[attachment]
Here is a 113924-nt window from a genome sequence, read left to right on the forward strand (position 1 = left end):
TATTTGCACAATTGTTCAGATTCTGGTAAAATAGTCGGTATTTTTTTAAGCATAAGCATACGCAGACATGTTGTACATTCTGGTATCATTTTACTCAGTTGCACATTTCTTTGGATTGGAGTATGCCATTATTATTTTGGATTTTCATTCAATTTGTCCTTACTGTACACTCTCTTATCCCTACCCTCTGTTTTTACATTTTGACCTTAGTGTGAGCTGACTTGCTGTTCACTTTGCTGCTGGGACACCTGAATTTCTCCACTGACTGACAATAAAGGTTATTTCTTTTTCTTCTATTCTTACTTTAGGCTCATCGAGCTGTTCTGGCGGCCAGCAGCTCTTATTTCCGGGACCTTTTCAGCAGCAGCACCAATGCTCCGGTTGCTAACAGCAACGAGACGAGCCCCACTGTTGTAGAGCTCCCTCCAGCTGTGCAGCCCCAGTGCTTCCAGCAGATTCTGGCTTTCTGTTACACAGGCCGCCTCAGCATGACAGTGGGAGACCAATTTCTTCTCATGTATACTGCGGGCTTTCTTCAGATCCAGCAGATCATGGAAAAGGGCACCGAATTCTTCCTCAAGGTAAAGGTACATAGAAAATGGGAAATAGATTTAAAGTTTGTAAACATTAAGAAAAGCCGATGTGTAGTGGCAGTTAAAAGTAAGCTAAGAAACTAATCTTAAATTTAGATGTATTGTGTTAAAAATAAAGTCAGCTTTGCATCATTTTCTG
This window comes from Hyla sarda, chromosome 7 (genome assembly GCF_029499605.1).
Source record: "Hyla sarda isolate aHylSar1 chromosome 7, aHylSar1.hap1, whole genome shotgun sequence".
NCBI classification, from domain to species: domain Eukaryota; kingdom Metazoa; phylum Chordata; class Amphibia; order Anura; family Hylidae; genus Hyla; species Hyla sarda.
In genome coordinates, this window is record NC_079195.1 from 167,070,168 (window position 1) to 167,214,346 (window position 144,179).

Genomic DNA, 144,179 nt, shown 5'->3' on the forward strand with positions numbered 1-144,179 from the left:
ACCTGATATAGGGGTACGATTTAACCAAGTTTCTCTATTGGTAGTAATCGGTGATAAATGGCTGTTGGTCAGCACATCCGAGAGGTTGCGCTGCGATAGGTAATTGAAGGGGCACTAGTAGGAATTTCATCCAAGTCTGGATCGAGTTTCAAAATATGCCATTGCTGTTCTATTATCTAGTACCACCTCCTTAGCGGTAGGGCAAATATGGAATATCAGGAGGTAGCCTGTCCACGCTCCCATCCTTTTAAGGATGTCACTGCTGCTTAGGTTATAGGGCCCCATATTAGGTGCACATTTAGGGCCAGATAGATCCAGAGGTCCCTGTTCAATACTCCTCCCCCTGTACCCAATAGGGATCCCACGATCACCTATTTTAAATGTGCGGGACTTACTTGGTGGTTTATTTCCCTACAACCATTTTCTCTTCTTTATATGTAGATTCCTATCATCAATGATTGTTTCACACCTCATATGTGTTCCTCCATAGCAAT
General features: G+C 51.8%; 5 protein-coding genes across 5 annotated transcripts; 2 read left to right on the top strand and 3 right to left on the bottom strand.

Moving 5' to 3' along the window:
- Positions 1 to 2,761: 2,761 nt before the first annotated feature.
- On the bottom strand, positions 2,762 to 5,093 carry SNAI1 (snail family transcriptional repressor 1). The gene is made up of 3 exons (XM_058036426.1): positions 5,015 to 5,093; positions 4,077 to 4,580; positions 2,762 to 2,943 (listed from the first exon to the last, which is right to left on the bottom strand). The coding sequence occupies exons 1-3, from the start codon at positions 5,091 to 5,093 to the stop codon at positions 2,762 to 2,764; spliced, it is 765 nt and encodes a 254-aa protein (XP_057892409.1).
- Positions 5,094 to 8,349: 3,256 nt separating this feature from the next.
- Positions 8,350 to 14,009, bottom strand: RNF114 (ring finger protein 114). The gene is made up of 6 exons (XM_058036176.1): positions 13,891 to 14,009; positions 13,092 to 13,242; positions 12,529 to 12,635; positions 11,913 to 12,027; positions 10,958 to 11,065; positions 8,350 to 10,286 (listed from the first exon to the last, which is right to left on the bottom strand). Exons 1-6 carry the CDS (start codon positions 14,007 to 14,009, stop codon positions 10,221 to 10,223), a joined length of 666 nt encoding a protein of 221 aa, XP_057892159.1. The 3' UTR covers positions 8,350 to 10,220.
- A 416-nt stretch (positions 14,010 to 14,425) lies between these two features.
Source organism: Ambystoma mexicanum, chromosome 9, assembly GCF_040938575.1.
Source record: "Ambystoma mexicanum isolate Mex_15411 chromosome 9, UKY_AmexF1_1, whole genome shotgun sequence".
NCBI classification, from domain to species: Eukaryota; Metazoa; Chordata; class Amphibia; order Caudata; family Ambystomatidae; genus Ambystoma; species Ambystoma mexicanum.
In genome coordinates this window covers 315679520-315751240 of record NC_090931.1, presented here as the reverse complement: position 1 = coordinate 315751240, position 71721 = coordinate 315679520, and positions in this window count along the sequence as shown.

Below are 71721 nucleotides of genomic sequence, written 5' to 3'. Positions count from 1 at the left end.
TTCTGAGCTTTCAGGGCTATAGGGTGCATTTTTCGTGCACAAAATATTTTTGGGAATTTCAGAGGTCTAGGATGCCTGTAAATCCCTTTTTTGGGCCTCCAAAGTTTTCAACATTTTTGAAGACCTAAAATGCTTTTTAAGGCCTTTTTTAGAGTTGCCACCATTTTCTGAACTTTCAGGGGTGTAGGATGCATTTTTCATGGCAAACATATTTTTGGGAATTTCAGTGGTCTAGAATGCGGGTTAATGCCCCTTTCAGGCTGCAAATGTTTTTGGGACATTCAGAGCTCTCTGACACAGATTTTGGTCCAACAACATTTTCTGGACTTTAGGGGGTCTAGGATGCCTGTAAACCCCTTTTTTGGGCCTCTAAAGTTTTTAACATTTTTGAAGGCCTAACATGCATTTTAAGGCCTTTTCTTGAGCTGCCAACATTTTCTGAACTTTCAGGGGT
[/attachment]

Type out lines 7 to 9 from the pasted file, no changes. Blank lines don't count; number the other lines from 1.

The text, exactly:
Genomic DNA, 144,179 nt, shown 5'->3' on the forward strand with positions numbered 1-144,179 from the left:
ACCTGATATAGGGGTACGATTTAACCAAGTTTCTCTATTGGTAGTAATCGGTGATAAATGGCTGTTGGTCAGCACATCCGAGAGGTTGCGCTGCGATAGGTAATTGAAGGGGCACTAGTAGGAATTTCATCCAAGTCTGGATCGAGTTTCAAAATATGCCATTGCTGTTCTATTATCTAGTACCACCTCCTTAGCGGTAGGGCAAATATGGAATATCAGGAGGTAGCCTGTCCACGCTCCCATCCTTTTAAGGATGTCACTGCTGCTTAGGTTATAGGGCCCCATATTAGGTGCACATTTAGGGCCAGATAGATCCAGAGGTCCCTGTTCAATACTCCTCCCCCTGTACCCAATAGGGATCCCACGATCACCTATTTTAAATGTGCGGGACTTACTTGGTGGTTTATTTCCCTACAACCATTTTCTCTTCTTTATATGTAGATTCCTATCATCAATGATTGTTTCACACCTCATATGTGTTCCTCCATAGCAAT
General features: G+C 51.8%; 5 protein-coding genes across 5 annotated transcripts; 2 read left to right on the top strand and 3 right to left on the bottom strand.